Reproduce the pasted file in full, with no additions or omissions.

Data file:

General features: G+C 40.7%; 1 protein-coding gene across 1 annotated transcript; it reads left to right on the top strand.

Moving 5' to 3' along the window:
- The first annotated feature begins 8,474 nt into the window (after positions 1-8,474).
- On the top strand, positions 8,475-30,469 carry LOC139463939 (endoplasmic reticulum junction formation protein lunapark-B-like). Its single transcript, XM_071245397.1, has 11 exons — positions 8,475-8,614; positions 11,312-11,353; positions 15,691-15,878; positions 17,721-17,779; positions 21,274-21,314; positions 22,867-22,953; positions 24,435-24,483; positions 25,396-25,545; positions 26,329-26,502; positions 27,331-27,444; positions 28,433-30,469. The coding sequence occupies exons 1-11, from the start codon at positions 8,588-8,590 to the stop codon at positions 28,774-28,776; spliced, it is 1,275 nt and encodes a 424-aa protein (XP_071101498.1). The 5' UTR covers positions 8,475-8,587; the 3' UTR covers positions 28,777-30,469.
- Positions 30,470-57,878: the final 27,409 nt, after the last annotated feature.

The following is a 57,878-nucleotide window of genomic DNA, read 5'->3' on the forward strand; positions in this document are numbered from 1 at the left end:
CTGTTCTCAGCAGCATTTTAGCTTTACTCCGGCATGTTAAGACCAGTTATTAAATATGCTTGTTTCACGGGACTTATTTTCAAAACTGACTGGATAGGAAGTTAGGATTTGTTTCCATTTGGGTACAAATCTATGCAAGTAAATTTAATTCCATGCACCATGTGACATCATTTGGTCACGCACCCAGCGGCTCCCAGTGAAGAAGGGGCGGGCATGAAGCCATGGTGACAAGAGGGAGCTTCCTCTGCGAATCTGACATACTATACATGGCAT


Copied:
General features: G+C 40.7%; 1 protein-coding gene across 1 annotated transcript; it reads left to right on the top strand.

Moving 5' to 3' along the window:
- The first annotated feature begins 8,474 nt into the window (after positions 1-8,474).
- On the top strand, positions 8,475-30,469 carry LOC139463939 (endoplasmic reticulum junction formation protein lunapark-B-like). Its single transcript, XM_071245397.1, has 11 exons — positions 8,475-8,614; positions 11,312-11,353; positions 15,691-15,878; positions 17,721-17,779; positions 21,274-21,314; positions 22,867-22,953; positions 24,435-24,483; positions 25,396-25,545; positions 26,329-26,502; positions 27,331-27,444; positions 28,433-30,469. The coding sequence occupies exons 1-11, from the start codon at positions 8,588-8,590 to the stop codon at positions 28,774-28,776; spliced, it is 1,275 nt and encodes a 424-aa protein (XP_071101498.1). The 5' UTR covers positions 8,475-8,587; the 3' UTR covers positions 28,777-30,469.
- Positions 30,470-57,878: the final 27,409 nt, after the last annotated feature.

The following is a 57,878-nucleotide window of genomic DNA, read 5'->3' on the forward strand; positions in this document are numbered from 1 at the left end:
CTGTTCTCAGCAGCATTTTAGCTTTACTCCGGCATGTTAAGACCAGTTATTAAATATGCTTGTTTCACGGGACTTATTTTCAAAACTGACTGGATAGGAAGTTAGGATTTGTTTCCATTTGGGTACAAATCTATGCAAGTAAATTTAATTCCATGCACCATGTGACATCATTTGGTCACGCACCCAGCGGCTCCCAGTGAAGAAGGGGCGGGCATGAAGCCATGGTGACAAGAGGGAGCTTCCTCTGCGAATCTGACATACTATACATGGCAT